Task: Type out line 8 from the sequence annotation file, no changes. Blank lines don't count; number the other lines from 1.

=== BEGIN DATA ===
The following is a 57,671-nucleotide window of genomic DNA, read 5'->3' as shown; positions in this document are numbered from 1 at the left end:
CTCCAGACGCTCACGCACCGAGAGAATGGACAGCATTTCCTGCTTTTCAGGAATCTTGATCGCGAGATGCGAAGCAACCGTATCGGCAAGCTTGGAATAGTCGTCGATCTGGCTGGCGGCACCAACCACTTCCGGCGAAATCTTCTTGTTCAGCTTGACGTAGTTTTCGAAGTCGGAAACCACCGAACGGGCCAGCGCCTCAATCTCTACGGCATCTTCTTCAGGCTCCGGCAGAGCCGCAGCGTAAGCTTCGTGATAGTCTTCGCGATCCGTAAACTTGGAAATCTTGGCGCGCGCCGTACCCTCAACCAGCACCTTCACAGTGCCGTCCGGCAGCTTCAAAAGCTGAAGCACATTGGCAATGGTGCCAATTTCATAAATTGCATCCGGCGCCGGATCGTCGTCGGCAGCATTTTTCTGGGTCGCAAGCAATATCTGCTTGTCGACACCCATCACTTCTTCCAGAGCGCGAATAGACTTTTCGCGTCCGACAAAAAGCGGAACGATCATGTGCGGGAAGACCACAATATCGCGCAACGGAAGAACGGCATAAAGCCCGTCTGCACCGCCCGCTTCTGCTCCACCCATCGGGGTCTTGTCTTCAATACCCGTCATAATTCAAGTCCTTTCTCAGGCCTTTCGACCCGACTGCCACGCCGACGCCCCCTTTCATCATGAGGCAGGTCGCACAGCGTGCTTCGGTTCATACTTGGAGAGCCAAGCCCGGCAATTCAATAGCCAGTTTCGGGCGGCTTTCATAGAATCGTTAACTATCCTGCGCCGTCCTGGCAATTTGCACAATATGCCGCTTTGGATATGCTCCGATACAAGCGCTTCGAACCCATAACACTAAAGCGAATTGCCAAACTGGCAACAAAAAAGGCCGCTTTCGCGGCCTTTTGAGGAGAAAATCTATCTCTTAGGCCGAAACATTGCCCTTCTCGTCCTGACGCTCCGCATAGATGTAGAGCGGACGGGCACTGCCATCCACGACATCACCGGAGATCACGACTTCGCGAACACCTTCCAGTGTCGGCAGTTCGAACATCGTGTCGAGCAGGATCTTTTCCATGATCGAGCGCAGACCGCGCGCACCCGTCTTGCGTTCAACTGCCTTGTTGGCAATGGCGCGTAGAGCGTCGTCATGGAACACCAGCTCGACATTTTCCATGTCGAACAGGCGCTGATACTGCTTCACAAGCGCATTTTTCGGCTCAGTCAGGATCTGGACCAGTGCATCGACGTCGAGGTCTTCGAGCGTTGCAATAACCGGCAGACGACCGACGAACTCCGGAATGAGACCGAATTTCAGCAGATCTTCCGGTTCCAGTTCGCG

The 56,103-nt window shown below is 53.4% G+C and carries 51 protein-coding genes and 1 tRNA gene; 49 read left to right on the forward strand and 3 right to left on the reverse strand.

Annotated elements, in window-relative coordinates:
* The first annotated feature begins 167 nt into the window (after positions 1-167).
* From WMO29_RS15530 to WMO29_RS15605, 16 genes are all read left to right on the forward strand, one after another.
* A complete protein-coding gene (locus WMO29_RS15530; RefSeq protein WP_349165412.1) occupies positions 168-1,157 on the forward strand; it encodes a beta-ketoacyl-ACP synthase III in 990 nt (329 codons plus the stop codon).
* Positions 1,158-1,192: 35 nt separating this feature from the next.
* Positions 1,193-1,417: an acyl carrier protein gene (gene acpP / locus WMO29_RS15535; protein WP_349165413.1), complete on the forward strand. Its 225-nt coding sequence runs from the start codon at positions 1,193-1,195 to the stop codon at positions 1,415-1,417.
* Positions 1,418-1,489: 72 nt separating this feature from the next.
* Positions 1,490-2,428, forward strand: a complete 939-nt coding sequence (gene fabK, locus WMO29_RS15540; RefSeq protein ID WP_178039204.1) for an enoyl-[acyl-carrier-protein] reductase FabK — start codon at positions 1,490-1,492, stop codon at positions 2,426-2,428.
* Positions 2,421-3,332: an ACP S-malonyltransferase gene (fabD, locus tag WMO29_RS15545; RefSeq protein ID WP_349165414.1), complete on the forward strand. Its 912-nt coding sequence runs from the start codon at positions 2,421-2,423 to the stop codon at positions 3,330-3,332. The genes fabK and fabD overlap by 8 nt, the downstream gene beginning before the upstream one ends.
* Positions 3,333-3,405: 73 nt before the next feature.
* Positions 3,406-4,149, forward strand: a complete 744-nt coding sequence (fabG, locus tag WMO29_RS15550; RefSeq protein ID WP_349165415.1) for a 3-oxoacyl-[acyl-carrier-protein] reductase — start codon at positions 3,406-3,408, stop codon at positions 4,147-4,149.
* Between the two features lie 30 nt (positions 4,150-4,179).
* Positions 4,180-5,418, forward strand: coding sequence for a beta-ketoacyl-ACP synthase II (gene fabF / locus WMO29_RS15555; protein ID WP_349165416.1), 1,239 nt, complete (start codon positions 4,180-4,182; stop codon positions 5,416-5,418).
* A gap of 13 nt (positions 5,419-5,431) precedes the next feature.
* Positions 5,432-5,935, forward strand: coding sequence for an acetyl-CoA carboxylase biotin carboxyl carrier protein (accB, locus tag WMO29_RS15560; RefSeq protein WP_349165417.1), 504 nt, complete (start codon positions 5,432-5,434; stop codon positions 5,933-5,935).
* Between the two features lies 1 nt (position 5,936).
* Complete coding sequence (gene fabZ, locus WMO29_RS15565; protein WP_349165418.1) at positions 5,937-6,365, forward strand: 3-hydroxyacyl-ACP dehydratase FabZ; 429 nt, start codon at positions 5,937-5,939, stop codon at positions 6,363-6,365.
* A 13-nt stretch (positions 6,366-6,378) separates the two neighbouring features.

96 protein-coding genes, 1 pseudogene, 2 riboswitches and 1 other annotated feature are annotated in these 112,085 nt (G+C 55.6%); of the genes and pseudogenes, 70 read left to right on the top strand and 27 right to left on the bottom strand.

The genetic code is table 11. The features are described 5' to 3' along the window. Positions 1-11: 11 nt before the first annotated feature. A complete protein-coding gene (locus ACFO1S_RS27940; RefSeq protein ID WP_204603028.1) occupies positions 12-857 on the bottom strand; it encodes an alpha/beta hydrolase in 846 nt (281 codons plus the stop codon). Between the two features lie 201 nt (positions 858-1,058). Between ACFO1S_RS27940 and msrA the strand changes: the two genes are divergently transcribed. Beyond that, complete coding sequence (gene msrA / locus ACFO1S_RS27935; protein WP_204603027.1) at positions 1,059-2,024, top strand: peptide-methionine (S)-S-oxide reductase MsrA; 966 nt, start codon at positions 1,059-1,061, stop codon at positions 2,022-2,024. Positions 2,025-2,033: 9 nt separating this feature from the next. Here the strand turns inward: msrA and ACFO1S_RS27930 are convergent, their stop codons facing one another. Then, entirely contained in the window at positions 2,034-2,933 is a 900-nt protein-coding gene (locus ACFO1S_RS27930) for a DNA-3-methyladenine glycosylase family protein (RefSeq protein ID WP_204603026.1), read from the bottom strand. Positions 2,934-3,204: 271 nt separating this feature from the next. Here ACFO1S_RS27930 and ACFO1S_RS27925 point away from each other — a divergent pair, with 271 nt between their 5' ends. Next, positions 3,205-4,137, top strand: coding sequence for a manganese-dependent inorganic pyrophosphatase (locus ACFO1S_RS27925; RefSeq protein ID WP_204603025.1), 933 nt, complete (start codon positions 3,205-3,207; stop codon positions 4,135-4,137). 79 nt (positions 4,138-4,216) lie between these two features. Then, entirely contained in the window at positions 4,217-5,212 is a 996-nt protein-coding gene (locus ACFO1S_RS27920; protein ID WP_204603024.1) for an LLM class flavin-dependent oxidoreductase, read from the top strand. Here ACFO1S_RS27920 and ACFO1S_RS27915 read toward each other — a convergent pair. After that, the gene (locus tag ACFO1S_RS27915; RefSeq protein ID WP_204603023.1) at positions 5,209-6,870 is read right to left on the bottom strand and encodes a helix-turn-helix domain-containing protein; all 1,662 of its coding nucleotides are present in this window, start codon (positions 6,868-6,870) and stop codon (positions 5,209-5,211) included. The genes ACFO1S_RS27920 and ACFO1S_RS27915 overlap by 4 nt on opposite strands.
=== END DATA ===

* Positions 1,158-1,192: 35 nt separating this feature from the next.